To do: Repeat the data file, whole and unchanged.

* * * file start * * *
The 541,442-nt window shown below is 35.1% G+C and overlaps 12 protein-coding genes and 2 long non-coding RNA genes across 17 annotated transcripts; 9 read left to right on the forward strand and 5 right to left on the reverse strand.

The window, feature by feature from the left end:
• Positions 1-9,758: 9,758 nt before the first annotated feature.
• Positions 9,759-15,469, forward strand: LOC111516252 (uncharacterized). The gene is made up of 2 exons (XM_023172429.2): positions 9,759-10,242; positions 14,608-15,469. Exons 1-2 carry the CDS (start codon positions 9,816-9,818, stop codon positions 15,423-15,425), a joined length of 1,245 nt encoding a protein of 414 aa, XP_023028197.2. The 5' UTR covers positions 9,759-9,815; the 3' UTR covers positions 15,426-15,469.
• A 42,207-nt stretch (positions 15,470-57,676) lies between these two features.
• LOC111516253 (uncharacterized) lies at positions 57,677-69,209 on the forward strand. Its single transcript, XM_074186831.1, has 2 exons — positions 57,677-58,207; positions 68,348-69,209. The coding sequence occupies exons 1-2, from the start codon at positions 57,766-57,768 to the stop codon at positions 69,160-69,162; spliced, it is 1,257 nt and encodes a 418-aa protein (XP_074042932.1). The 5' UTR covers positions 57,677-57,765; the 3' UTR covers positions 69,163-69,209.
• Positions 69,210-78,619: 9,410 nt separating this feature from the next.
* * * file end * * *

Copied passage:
The 541,442-nt window shown below is 35.1% G+C and overlaps 12 protein-coding genes and 2 long non-coding RNA genes across 17 annotated transcripts; 9 read left to right on the forward strand and 5 right to left on the reverse strand.

The window, feature by feature from the left end:
• Positions 1-9,758: 9,758 nt before the first annotated feature.
• Positions 9,759-15,469, forward strand: LOC111516252 (uncharacterized). The gene is made up of 2 exons (XM_023172429.2): positions 9,759-10,242; positions 14,608-15,469. Exons 1-2 carry the CDS (start codon positions 9,816-9,818, stop codon positions 15,423-15,425), a joined length of 1,245 nt encoding a protein of 414 aa, XP_023028197.2. The 5' UTR covers positions 9,759-9,815; the 3' UTR covers positions 15,426-15,469.
• A 42,207-nt stretch (positions 15,470-57,676) lies between these two features.
• LOC111516253 (uncharacterized) lies at positions 57,677-69,209 on the forward strand. Its single transcript, XM_074186831.1, has 2 exons — positions 57,677-58,207; positions 68,348-69,209. The coding sequence occupies exons 1-2, from the start codon at positions 57,766-57,768 to the stop codon at positions 69,160-69,162; spliced, it is 1,257 nt and encodes a 418-aa protein (XP_074042932.1). The 5' UTR covers positions 57,677-57,765; the 3' UTR covers positions 69,163-69,209.
• Positions 69,210-78,619: 9,410 nt separating this feature from the next.